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Retired publishing executive ecstatic with the idea of spending most of his time on the coast of Maine

Tuesday, December 14, 2010

Light is a wave

At quarter to four, it still looks pretty much like noon. The sky is a little pink, to be sure, and there's a slight cast to the light, but it isn't all that different yet. The waves, long rollers now after two days of storm, break as white as ever and the house on Ginn Point still contrasts strongly with the firs and the water, although now lit by the settting sun. At 4:00 much has changed. I can't see the pink lollipop wind turbines on Vinalhaven, and I have to put on an electric light to see the keyboard. The sky has lost its blush and is considerably darker. By 4:15 it is practically dark. The waves breaking on Little Island are ghostly. I see little out of the windows and reluctantly turn on the Christmas tree lights.

I can't help but remember those long evenings of summer. They would stretch out for several hours, it seemed, allowing time for a drink on the deck, a leisurely dinner, then sitting out some more to watch the osprey fish. The advance of the dark in summer is crepuscular, not this sudden curtain of winter.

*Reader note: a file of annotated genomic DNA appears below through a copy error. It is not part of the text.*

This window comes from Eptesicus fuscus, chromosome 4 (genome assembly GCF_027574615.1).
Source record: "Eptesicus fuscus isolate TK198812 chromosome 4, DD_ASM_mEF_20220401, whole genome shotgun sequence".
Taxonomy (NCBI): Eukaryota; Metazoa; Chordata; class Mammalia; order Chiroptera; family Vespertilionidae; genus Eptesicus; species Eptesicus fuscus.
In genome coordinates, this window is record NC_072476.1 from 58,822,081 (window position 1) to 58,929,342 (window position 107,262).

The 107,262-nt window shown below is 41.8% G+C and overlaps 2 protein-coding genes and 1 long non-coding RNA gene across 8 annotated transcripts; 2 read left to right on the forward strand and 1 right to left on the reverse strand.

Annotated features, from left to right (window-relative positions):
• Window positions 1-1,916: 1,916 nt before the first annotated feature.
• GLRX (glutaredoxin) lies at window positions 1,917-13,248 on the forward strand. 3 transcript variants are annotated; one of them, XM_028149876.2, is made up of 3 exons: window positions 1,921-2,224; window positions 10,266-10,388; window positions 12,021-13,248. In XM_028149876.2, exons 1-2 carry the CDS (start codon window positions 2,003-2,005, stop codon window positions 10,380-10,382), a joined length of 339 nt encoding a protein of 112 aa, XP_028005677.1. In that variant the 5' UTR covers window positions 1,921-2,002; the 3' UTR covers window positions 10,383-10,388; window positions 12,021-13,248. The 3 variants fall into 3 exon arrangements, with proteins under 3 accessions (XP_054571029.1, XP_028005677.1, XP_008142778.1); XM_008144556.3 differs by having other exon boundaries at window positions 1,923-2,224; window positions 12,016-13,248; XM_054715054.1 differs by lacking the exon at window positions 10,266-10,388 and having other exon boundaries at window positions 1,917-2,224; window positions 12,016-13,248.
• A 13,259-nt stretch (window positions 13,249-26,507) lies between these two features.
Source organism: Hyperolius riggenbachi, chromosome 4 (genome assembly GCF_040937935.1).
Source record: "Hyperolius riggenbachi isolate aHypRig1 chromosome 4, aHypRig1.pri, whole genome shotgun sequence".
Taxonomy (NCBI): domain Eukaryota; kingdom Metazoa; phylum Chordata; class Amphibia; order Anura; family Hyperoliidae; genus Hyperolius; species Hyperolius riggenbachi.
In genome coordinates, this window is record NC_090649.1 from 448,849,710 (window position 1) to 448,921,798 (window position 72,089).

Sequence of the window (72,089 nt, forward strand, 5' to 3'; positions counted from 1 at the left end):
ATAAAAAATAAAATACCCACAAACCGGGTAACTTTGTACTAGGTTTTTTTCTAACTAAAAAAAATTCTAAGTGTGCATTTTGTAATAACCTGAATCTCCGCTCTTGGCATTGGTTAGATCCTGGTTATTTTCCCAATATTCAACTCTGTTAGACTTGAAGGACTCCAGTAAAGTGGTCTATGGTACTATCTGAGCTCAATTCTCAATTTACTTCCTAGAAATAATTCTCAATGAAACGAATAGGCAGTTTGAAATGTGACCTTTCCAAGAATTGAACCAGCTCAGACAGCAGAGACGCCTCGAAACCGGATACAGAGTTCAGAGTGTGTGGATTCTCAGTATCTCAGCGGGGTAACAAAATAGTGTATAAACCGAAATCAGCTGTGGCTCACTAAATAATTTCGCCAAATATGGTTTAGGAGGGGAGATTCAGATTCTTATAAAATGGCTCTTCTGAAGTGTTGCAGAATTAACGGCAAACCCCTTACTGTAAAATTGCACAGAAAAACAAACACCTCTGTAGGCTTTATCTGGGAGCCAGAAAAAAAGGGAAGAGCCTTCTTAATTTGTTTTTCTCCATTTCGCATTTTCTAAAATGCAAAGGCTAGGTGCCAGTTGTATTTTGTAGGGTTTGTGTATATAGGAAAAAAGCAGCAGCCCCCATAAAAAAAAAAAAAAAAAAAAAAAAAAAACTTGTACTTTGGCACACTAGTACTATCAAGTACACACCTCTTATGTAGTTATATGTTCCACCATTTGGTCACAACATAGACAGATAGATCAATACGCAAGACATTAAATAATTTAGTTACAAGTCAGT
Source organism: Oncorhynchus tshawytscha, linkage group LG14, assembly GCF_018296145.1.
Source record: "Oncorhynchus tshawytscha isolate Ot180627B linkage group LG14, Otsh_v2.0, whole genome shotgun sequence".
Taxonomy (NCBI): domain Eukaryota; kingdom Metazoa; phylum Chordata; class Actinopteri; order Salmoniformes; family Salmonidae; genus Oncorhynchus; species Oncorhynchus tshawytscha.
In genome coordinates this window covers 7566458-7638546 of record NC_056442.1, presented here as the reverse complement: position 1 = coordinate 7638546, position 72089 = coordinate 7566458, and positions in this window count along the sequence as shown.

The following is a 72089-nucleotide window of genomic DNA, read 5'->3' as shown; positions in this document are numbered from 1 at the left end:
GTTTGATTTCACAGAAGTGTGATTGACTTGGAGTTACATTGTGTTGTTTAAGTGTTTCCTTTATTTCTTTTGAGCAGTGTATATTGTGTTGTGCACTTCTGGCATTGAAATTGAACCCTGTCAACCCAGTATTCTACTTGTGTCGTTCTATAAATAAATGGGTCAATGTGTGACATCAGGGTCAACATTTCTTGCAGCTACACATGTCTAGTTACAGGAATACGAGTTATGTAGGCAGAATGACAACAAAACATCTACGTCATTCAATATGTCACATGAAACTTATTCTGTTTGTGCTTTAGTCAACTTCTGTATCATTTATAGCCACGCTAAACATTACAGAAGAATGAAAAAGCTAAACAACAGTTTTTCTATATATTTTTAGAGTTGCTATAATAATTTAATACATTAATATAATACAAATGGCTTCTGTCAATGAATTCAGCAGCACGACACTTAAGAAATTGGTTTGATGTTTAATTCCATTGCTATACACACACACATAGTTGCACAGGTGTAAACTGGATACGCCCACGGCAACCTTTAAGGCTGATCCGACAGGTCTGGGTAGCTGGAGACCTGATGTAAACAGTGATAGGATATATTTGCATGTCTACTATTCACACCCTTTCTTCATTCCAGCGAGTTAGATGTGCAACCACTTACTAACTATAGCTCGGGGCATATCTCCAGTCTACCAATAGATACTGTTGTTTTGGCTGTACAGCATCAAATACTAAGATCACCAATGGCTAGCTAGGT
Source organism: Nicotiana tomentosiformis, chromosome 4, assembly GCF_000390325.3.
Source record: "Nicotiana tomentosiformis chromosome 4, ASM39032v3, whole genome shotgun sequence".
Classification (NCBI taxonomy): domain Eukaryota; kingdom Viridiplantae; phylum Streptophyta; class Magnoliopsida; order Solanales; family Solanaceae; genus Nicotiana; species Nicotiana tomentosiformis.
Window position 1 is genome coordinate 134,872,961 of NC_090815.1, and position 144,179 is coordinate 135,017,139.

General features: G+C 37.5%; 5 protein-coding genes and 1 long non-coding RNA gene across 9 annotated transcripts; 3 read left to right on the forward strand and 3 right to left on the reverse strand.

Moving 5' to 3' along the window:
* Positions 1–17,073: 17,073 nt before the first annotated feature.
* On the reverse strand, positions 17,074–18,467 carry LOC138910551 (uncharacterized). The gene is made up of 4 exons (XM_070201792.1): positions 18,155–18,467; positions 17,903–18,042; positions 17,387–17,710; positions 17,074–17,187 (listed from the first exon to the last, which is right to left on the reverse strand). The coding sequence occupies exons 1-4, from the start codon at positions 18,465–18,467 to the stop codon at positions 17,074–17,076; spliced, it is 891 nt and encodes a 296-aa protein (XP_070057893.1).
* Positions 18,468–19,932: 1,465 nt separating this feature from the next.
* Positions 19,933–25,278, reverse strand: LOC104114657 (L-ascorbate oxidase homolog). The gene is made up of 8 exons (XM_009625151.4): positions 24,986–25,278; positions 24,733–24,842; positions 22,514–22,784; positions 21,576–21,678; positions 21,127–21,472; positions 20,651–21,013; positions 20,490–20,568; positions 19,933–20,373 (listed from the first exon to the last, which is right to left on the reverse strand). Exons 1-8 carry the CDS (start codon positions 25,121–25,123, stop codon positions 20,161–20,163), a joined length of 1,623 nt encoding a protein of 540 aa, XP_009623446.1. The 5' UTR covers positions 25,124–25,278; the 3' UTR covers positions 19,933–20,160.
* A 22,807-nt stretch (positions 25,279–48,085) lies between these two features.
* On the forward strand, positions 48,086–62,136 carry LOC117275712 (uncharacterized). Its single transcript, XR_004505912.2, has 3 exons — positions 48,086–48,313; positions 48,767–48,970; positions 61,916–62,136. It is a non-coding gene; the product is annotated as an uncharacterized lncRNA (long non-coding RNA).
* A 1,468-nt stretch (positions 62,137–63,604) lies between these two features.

I watched the waves throughout tonight's half-hour of evening. On Sunday and Monday they were as violent as the wind, chaotic, multiplied, crashing several ways at once on top of each other, but today the wind is calm and the surface of the ocean appears calm as well, just gathering itself every ten or fifteen seconds into a four-foot wall of water. When the waves break on the shore, the sound is like a roaring wind even though there is none. Yet the waves keep coming, like light from a distant planet. Their energy is hidden under the surface, again like light.

Neither the strong mysterious waves nor the fading mysterious light tells me anything (they just are) but I read them anyway. Winter doesn't temporize, draw things out. It is not soft or indolent. It's on/off, light/dark, calm/furious and not much in between. It's a time for understanding that we understand so little. Light, they say, is composed of both waves and particles. That seems ultimately meaningless. A wave, by that token, is both there and not there, for it breaks into nothingness, or it is one wave endlessly repeated, breaking memories on a cold shore.

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